Molecular genetics of glucose homeostasis and fat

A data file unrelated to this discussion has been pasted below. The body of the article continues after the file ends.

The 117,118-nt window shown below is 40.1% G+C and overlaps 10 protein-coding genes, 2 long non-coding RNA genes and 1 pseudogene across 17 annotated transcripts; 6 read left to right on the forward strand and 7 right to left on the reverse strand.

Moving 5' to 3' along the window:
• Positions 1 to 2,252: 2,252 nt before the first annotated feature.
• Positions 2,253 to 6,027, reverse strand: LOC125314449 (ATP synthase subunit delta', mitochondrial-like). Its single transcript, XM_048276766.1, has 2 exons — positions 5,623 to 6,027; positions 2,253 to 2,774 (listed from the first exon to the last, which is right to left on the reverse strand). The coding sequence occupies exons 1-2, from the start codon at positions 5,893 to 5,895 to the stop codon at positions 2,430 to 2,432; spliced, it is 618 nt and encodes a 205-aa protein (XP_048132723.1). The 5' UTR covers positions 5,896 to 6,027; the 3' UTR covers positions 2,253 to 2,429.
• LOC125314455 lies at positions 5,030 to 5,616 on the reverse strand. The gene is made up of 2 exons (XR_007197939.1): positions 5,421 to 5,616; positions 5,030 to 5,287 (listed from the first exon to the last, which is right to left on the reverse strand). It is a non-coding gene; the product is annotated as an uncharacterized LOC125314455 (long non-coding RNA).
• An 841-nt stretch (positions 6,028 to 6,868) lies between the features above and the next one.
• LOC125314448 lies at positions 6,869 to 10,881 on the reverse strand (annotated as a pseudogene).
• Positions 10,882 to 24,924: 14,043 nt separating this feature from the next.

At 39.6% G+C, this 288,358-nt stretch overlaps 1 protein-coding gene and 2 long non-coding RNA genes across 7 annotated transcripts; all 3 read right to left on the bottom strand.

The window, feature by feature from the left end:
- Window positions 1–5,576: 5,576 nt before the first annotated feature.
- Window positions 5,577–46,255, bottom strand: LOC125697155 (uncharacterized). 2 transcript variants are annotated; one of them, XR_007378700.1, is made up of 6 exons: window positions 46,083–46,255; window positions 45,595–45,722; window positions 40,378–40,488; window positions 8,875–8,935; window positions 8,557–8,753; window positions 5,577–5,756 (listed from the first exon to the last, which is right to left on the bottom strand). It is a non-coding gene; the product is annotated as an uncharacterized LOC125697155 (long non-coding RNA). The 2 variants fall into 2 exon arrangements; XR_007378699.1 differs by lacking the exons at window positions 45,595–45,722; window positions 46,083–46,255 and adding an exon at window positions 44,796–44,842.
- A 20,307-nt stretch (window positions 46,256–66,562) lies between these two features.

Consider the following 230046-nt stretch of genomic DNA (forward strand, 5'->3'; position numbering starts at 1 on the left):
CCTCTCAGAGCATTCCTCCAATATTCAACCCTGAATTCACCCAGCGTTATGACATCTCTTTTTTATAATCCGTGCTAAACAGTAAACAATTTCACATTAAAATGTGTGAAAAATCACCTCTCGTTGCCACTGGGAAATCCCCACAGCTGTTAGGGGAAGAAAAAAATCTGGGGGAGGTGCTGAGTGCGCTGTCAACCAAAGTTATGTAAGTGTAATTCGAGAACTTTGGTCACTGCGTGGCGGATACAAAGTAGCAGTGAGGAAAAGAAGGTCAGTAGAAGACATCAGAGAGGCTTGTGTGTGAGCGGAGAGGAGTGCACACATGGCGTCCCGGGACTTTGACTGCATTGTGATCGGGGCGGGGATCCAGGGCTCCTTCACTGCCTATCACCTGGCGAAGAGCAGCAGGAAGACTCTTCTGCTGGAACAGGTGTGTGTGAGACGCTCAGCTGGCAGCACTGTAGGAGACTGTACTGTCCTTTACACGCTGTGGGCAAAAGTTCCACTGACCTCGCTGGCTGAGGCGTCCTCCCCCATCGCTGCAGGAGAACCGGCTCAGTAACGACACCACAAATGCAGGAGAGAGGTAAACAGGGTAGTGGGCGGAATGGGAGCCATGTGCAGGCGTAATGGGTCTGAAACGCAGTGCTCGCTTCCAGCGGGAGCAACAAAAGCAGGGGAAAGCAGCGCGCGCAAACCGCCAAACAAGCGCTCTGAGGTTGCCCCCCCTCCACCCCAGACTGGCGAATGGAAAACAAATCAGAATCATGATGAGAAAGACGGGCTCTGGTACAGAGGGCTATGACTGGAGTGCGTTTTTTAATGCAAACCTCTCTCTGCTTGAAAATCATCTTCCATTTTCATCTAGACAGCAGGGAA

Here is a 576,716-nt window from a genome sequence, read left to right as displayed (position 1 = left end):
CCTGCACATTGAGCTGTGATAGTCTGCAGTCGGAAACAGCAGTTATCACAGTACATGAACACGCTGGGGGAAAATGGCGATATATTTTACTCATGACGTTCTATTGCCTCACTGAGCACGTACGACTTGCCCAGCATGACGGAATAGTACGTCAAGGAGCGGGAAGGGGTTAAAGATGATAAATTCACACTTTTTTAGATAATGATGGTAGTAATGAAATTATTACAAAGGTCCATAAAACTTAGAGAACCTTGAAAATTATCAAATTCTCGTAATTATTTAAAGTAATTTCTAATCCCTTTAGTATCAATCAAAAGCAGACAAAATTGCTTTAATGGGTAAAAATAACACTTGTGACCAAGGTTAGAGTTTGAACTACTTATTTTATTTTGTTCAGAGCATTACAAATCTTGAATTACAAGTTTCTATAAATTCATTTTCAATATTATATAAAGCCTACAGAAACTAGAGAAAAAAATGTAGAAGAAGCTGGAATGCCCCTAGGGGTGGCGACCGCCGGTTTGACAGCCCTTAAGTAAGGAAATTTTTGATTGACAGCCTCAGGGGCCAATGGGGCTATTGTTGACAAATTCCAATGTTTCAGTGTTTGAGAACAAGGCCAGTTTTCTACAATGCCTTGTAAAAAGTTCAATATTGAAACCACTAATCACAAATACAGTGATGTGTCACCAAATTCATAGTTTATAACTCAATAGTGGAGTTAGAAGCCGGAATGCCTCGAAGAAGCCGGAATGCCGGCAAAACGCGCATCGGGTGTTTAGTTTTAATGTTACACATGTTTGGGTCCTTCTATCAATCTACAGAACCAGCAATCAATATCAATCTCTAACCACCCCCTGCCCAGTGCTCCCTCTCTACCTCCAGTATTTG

In this study we will locate and identify genes contributing to glucose homeostasis and adiposity in the IRAS Family Study. The molecular genetics will be carried out by two collaborating laboratories at the Center for Human Genomics at Wake Forest University and the Cedars-Sinai Molecular Genetics Core Facility incorporating the molecular genetic, bioinformatics, and analytical skills of these laboratories to identify genes contributing to glucose homeostasis and adiposity. Initially targeted linkage studies will be carried out for the most likely locations for linkage consisting of fine mapping previously identified linkage locations. Analysis of this data will provide confirmation and some narrowing of linkage peaks and elimination of other locations due to inability to confirm evidence of linkage. Two high quality linkage peaks will be chosen for high intensity analysis. Haplotype maps will be constructed for the chromosomal region with a target SNP density of 1 SNP/10 kb or greater. This construction effort will be based upon genotyping large numbers of SNPs on DNAs from the Hispanic and African American families in the IRASFS and result in a high density SNP map with the SNPs in defined haplotype LD blocks. The SNP map will be used as the framework for intensive SNP genotyping of the IRASFS DNA collection for comprehensive association analysis of regions under the linkage peaks. This association analysis should lead to the identification of specific SNPs and haplotype blocks associated with the appropriate phenotype. The phenotype associated haplotype blocks will be the subject of intensive molecular analysis to identify the alleles contributing to the phenotype. Initially this will take the form of sequencing the block in multiple individual DNAs to comprehensively identify sequence variants in the region, e.g. create an "ultra high density" SNP map of the associated chromosomal region. These new SNPs will be genotyped on the IRASFS DNAs to identify the trait defining alleles.